Jamie and Charlie would seem to have an advantage over the title characters in Mike Gibisser’s FINALLY, LILLIAN AND DAN (2006; July 2 at 8:15 pm and July 6 at 9 pm, with Gibisser present), two misfits with pathologically inept social skills. Dan (Jason Kean) spends his time chain-smoking or following women while carrying a pink stuffed unicorn. Lillian (the Audrey Tautou–like Gretchen Akers) works in an awful office, sometimes joins her much cooler grandmother when she sings and sways to old record albums, and finally throws a block party and invites the neighborhood. Only Dan shows up, of course, dropping a roast chicken on the way. So they meet cute and mumble thereafter. Sometimes they’re adorable, funny, and sad; other times you’d like to shake them and yell, “Snap out of it!” The film was shot on location in Inman Square.
Whatever Dan’s got in Gibisser’s movie, Keith (Dore Mann, who looks a little like David Berkowitz, a/k/a Son of Sam) in Ronald Bronstein’s FROWNLAND (2007; July 8 at 7 pm and July 10 at 9:15 pm, with Bronstein present) has a terminal case of it. Living in R. Crumb–like squalor with an insufferably arrogant and worthless musician roommate, Keith fails to make ends meet by selling coupons door-to-door. The story is episodic: Keith yammering out broken sentences and clinging to acquaintances trying to blow him off; Keith demonstrating uncharacteristic clarity in a therapist’s office; Keith unable to get a sentence out to counsel a suicidal, equally grotesque friend. But a rumbling tension under the surface drives the film to its climax. Although his roommate taunts him for his gibbering incoherence, the problem is not that Keith has nothing to say — he has everything to say, and he has to say it all at the same time. His torment pushes him to a night of pathetic, purging, Dostoevskian extremity. Frownland might move you as much as Quiet City, but in the opposite direction.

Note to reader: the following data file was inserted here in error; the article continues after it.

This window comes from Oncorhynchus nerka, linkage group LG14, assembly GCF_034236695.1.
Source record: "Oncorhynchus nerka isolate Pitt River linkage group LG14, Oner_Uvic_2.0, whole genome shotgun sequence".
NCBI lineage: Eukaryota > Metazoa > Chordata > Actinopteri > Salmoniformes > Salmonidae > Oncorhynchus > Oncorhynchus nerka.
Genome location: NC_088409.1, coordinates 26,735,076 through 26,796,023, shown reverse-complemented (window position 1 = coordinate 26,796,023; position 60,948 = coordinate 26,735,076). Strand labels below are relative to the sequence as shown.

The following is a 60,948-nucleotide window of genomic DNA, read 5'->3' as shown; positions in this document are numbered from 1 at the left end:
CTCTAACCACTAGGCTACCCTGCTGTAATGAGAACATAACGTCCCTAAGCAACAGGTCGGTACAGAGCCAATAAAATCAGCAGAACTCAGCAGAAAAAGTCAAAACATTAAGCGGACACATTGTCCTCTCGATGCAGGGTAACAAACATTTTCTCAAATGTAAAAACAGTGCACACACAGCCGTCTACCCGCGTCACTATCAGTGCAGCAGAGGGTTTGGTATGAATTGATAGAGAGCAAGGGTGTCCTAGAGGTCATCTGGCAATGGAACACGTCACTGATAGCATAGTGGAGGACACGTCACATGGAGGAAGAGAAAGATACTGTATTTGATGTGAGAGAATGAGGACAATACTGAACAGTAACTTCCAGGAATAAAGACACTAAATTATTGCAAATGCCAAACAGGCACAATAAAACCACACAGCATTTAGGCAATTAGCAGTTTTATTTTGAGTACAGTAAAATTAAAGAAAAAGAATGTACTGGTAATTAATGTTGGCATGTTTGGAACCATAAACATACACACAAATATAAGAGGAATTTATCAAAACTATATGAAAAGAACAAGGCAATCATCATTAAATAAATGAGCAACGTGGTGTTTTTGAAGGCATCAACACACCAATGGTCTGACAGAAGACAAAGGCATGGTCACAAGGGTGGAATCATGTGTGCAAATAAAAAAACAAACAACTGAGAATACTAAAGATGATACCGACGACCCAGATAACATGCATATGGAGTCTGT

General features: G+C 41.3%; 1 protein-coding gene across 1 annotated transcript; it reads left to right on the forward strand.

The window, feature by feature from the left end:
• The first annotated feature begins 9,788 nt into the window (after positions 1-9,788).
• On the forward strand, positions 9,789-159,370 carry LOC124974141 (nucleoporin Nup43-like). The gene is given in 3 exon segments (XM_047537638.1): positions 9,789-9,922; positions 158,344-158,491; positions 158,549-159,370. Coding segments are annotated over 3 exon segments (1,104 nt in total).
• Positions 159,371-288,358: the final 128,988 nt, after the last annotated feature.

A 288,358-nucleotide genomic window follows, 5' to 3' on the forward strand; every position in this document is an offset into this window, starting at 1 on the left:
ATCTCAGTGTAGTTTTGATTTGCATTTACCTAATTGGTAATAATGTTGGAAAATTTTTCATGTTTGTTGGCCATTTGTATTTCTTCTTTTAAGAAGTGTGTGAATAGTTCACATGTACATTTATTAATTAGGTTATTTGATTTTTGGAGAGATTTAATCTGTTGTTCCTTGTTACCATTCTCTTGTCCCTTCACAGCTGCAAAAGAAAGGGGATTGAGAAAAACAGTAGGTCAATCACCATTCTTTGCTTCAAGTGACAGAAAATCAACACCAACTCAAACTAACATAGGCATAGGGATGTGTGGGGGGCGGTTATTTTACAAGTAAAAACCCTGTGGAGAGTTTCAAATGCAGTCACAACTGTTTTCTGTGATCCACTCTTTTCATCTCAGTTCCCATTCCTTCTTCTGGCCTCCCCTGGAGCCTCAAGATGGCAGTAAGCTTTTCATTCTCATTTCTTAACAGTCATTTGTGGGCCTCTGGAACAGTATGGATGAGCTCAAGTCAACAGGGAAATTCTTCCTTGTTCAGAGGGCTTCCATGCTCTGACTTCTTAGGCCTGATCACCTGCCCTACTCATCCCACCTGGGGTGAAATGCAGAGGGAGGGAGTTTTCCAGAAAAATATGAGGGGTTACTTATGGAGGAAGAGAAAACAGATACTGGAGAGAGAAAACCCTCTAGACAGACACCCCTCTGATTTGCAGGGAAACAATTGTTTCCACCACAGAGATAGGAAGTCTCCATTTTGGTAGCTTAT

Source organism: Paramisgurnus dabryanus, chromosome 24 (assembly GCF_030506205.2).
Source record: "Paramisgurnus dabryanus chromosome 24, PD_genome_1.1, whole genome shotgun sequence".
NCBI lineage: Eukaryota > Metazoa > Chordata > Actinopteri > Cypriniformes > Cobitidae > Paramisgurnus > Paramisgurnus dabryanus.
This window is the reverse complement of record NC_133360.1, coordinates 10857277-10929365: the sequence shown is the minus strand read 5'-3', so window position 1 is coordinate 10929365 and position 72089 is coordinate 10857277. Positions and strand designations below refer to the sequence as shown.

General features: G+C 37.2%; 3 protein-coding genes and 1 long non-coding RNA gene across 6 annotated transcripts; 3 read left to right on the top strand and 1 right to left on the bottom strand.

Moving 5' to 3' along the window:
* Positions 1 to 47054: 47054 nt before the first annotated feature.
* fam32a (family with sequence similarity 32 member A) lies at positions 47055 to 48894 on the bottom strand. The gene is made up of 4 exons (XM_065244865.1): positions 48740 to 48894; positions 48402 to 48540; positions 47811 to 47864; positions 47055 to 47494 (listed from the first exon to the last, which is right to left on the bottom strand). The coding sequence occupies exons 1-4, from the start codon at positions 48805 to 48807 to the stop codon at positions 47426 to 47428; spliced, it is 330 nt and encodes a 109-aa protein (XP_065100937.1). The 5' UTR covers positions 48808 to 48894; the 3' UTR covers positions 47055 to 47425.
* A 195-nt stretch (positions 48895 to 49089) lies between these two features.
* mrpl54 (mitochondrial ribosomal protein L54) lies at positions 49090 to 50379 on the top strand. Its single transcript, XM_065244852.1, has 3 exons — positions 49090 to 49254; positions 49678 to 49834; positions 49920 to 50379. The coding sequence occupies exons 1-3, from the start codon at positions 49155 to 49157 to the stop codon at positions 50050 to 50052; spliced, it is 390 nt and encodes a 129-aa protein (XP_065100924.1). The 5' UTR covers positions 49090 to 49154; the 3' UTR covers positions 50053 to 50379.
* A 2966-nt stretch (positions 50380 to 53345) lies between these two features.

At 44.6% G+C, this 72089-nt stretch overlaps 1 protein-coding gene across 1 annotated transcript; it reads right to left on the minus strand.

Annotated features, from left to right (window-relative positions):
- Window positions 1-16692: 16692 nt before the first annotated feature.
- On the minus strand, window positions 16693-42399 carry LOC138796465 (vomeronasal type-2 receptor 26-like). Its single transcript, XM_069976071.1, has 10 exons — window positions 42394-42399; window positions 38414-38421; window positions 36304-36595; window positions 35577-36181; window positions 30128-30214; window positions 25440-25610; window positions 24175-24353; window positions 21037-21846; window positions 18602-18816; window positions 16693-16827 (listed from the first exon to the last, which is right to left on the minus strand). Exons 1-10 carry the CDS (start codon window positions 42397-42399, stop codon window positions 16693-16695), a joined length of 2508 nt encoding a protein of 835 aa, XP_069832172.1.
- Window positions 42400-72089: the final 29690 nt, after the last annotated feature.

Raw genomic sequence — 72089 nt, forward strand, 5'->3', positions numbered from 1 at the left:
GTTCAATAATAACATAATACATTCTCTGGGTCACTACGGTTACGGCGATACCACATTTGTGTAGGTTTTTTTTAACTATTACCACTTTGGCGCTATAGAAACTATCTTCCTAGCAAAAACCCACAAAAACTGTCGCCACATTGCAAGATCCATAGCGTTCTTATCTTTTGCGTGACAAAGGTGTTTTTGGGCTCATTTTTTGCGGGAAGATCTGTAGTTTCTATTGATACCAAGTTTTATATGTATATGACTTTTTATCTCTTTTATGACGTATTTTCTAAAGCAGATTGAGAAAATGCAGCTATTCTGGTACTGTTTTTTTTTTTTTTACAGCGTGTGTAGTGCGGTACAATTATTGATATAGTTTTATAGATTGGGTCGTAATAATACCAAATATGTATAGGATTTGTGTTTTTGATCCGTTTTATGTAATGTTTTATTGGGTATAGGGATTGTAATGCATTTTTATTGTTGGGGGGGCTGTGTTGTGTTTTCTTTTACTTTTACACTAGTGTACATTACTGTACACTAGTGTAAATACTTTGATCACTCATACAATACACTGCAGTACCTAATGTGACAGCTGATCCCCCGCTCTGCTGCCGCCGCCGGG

The films in this series don’t all celebrate anomie, alienation, and whimsical desperation. Some present a world in which relationships work and communities hold together, though not necessarily in a way that mainstream movies or audiences would recognize. Frank V. Ross’s HOHOKAM (2007; July 1 at 7 pm and July 3 at 9:15 pm) boasts a funny, frivolous, gay guy named Guy (Danny Rhodes) who’s finishing up a visit with long-time best friend Lori (Allison Latta). Lori is living with Anson (Anthony Baker), Guy’s seeming antithesis, a Marine vet who packs a gun. Despite the Chekhovian firearm and other ominous indicators of trouble to come, the couple get along in joky, fractious, supportive fashion, escaping their soul-eroding jobs (she collects overdue bills; he paints “handicapped” signs on parking spaces) with jaunts to the zoo or off to the park to re-enact a scene from Troy in plastic armor. Hohokam exceeds in humor and human authenticity any half-dozen recent Hollywood romantic comedies put together.
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